Tabloid journalism: mum-to-be, blonde bombshell, love rat, (jobs) axed
Football commentary: play to the whistle, against the run of play, hit the woodwork, handbags
Academia: epistemological, existential, ibid, give rise to, allude to
Official announcements: Kindly refrain from …, Bags must be stowed …, Please proceed to …, Alight here for …

As proficient speakers of English, we mostly don't notice these choices until there's an obvious mismatch. My favourite example of this (apologies if you've seen me quote this before!) is from a television advert from a few years ago for a job search website. A primary school teacher is seen speaking to a class of five-year-olds … name that register!

I put it to you that on the morning of the 17th you did enter the Story Time Corner and with malice aforethought you did inflict grievous injury upon one Mr Boo-Boo Bananas.

Then there's the distinction between language in current use and words or phrases that are falling out of use or have become 'marked' because they no longer feel contemporary. In a dictionary, you might find labels indicating language that's dated (used within living memory, but not current: phone box, discotheque, groovy), words that are old-fashioned (the fair sex, gramaphone, wedlock) and old use (only really found in literature from centuries past: thou, smite).

Of course, these are very broad distinctions which any proficient English speaker could refine into scales of formality, of datedness or of specialization. And exactly where the boundaries lie are grey areas that will vary between speakers – a point I'll return to in a later post.

In the classroom, I think the thing to remember is that context is key. If you come across a new word or phrase in a reading or listening text, by all means look at the (denotational) meaning to help students understand the text, but don't then take it out of context and slot it into a productive activity or add it to a words-to-learn list without considering any restrictions on its use. Encourage students to note who used it and where it came from, to look out for it in future and again, notice the context. Help them avoid rushing to use newly-learned vocabulary where it doesn't really fit. To take a recent example I came across online offering alternatives to please for asking for things politely, just adding kindly to a request probably isn't going to go down well. As most learner's dictionaries note, it's either used in very formal, usually official instructions - We kindly request you read the following information carefully - or it's actually a tetchy, passive-aggressive show of annoyance – Kindly move your car immediately!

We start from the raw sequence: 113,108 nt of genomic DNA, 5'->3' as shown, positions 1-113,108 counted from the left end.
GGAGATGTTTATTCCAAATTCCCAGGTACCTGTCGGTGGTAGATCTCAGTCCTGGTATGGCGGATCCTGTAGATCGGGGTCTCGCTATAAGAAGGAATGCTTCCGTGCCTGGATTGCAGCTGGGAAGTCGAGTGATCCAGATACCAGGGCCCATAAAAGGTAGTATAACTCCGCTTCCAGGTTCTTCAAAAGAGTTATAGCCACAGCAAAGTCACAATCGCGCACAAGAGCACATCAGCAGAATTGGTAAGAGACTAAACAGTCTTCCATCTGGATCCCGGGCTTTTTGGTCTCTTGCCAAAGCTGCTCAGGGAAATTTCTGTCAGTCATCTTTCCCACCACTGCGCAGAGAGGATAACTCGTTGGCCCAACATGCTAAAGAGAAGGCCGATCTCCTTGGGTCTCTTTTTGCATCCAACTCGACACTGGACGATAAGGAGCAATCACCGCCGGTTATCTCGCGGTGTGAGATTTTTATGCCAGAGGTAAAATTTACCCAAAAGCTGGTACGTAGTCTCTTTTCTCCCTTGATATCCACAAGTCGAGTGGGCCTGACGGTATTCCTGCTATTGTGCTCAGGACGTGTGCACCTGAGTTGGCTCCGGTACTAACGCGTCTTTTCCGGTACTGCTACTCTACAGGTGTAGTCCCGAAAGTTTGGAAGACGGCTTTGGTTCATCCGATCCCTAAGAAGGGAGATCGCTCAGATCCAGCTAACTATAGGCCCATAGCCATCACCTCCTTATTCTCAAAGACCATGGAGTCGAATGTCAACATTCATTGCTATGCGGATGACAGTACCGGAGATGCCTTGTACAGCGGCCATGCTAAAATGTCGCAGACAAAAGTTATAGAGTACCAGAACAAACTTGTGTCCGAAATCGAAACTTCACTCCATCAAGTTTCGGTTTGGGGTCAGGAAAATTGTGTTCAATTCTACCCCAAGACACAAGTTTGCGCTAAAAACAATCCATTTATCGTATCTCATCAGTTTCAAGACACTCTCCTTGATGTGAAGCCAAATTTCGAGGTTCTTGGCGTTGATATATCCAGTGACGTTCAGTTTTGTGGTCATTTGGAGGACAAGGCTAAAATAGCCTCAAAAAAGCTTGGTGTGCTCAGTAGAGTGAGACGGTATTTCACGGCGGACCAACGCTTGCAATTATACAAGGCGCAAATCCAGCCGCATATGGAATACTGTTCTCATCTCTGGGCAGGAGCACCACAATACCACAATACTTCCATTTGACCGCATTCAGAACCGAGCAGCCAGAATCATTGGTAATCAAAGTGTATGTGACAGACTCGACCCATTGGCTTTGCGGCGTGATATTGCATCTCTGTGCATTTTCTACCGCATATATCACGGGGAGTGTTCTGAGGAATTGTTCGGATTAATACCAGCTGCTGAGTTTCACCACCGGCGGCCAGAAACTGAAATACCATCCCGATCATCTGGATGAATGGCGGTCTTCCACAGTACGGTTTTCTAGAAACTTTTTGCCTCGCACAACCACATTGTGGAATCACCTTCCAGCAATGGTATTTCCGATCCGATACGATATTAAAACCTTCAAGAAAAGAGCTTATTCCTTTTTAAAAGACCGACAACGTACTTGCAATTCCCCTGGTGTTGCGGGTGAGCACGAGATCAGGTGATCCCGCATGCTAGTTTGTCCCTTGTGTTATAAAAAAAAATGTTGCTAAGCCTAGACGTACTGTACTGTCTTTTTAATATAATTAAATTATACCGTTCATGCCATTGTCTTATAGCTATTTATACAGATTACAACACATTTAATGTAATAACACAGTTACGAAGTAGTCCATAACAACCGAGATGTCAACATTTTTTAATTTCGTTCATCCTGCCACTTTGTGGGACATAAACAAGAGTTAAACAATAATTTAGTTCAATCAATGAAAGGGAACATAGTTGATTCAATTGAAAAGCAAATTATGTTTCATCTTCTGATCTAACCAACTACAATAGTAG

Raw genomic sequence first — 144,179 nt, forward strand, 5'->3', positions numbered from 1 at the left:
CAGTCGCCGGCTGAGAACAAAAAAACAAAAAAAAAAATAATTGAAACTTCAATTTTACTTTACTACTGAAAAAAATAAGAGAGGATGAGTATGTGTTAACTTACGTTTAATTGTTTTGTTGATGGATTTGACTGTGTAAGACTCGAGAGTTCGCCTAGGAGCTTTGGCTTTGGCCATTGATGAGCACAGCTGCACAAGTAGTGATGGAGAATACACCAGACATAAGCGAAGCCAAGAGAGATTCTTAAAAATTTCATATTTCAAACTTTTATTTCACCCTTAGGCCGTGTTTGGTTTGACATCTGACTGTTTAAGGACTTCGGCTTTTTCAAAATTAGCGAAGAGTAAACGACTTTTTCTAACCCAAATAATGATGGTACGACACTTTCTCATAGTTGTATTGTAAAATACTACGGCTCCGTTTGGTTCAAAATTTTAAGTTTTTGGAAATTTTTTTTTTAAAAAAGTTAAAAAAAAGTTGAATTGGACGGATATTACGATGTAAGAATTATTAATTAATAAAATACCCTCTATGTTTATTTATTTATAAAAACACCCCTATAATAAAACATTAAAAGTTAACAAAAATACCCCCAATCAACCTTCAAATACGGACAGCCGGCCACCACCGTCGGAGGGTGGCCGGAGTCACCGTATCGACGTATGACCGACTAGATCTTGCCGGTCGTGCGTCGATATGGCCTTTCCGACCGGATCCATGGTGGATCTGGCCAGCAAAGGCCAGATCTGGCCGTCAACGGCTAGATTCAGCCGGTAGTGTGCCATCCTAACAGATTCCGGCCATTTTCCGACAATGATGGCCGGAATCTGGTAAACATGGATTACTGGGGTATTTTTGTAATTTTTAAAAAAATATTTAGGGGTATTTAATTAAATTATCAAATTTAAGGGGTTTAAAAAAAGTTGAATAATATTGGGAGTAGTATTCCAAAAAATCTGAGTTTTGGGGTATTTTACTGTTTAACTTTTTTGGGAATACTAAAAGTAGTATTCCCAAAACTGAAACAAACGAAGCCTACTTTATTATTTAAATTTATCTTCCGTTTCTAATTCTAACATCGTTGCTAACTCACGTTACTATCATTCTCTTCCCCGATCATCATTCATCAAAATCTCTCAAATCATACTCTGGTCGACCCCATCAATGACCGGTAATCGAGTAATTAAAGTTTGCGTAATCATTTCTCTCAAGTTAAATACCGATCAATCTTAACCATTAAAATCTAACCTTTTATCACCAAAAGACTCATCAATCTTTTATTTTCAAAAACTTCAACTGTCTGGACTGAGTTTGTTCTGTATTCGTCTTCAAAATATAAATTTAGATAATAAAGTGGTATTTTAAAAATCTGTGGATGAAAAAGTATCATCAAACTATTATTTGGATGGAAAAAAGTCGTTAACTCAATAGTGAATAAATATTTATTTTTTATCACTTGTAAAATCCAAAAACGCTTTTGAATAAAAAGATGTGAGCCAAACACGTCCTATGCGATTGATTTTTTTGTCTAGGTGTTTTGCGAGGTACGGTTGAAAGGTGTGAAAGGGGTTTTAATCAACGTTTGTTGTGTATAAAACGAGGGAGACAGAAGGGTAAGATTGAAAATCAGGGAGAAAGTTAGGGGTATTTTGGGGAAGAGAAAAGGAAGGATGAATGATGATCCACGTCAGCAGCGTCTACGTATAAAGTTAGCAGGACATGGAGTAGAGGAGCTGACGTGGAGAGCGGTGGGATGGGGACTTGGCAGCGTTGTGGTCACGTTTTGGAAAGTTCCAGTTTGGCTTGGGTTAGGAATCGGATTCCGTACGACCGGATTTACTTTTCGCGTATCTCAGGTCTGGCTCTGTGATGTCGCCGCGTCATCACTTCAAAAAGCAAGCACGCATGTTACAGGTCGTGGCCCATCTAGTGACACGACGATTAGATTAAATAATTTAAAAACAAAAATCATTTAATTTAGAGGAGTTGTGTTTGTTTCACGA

In my next post, I'll be looking at another lexical layer: connotation.

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Monday, December 02, 2019

Missing grammar: parallel structure

I've been researching learner language using the Cambridge Learner Corpus for 20 years now and there are certain issues that crop up again and again among learners at all levels. One that I pick up on regularly is illustrated in the examples below (made up examples rather than real corpus data, but they illustrate the point):

At the weekend, he goes to the park and play football. (subject-verb agreement)
I like playing football and run. (verb + -ing form)
I'd love to visit Paris and seeing the Eiffel Tower. (verb + to do)
We went to the park and play football. (past simple verb form)
We can swim in the sea and playing volleyball on the beach. (modal + verb form)